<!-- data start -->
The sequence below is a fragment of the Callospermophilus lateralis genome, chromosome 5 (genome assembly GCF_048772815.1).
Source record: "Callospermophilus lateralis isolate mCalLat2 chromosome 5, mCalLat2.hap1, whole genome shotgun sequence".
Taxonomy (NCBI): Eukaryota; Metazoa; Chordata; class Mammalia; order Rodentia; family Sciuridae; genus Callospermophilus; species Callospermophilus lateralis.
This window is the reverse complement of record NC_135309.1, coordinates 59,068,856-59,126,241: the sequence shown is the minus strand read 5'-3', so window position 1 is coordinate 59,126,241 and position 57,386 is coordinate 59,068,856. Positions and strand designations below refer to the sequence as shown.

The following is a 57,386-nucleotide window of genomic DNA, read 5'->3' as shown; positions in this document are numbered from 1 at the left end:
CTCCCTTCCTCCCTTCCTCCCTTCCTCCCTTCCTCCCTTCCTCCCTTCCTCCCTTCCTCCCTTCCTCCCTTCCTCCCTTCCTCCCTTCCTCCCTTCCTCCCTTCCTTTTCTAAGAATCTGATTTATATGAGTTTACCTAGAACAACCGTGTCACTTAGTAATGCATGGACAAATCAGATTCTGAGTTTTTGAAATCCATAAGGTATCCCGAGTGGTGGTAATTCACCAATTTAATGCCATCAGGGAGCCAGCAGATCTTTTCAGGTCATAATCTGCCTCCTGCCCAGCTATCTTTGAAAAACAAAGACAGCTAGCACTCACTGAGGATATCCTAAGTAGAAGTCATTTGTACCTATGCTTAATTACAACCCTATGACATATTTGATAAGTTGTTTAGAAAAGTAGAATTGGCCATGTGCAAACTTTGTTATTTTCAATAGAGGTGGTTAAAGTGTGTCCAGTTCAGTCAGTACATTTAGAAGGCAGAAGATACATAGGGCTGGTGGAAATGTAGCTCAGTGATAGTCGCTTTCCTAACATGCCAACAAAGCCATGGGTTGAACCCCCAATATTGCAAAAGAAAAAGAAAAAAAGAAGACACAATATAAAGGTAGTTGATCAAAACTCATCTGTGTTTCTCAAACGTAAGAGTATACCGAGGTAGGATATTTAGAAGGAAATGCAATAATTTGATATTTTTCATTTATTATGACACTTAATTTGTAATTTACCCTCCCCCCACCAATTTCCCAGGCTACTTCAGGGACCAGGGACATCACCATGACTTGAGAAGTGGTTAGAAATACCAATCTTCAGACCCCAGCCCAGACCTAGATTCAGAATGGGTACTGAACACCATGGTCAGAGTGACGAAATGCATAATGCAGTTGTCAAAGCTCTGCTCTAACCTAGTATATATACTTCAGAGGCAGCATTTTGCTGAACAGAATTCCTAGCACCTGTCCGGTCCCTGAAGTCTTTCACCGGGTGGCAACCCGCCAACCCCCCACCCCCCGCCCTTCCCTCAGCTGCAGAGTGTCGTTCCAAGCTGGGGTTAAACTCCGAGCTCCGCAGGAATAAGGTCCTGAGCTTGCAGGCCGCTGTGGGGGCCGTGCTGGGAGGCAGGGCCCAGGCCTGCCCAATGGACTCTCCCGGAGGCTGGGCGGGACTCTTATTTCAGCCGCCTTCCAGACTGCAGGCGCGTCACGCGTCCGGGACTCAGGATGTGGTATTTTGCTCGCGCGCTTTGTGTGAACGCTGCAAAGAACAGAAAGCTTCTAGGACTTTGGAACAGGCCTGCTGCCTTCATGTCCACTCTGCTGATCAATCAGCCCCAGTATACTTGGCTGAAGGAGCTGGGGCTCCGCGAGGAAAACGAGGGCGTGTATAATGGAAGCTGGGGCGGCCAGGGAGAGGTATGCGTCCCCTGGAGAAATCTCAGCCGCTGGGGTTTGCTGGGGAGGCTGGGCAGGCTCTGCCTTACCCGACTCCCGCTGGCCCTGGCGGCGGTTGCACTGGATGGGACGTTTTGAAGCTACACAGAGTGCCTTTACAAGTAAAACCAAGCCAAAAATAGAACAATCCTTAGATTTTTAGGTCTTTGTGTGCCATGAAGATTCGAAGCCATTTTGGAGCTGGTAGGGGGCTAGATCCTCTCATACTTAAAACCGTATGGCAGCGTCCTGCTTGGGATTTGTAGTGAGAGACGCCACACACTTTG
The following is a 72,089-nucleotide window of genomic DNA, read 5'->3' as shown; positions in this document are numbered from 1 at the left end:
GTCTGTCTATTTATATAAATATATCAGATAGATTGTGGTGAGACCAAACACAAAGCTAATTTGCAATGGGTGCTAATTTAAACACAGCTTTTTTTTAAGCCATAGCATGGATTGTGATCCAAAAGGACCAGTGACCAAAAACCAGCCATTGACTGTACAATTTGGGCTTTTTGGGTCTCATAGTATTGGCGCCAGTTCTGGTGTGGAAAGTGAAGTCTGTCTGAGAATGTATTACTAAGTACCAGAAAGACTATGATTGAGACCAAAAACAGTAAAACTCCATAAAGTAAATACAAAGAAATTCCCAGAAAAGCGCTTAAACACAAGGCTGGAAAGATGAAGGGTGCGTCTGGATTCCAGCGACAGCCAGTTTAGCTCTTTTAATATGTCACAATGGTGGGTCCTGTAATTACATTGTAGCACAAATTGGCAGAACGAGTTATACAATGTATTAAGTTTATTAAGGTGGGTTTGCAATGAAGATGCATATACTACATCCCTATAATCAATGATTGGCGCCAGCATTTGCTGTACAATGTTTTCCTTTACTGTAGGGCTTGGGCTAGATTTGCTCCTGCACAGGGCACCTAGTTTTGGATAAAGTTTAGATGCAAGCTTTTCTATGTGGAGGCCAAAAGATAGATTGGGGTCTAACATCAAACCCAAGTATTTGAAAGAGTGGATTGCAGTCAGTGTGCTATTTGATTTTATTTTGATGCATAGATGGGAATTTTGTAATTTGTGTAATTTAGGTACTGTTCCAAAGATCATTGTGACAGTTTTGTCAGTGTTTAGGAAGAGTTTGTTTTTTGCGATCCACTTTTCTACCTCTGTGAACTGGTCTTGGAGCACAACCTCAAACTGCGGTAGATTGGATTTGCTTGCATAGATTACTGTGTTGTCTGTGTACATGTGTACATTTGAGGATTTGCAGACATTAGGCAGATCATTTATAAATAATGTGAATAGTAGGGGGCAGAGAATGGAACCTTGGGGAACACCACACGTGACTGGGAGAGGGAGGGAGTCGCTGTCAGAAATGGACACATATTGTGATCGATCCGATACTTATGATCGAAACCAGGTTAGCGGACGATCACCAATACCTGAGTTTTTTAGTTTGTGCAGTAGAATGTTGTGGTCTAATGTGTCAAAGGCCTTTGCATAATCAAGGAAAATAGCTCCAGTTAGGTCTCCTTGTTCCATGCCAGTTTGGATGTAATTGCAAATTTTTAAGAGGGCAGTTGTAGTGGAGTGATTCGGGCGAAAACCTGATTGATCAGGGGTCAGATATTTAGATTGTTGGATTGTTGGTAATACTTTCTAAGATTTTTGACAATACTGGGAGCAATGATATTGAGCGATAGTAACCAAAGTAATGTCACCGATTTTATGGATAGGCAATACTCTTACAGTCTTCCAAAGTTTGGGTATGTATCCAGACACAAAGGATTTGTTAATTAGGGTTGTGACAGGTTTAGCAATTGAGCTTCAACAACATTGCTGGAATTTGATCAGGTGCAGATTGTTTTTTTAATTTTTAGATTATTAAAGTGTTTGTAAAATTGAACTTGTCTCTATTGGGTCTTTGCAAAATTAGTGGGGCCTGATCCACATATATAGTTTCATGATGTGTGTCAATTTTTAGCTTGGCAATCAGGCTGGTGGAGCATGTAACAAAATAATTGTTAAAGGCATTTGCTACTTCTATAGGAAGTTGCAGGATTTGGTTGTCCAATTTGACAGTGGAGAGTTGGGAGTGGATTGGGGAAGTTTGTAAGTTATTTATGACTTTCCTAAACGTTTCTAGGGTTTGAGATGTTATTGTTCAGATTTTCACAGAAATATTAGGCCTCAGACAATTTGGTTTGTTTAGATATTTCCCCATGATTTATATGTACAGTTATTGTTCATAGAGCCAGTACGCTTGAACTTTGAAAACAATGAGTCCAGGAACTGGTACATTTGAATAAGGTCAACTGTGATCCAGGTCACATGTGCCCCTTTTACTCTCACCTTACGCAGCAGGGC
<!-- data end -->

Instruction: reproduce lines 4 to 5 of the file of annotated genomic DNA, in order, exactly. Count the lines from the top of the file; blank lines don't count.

This window is the reverse complement of record NC_135309.1, coordinates 59,068,856-59,126,241: the sequence shown is the minus strand read 5'-3', so window position 1 is coordinate 59,126,241 and position 57,386 is coordinate 59,068,856. Positions and strand designations below refer to the sequence as shown.

The following is a 57,386-nucleotide window of genomic DNA, read 5'->3' as shown; positions in this document are numbered from 1 at the left end: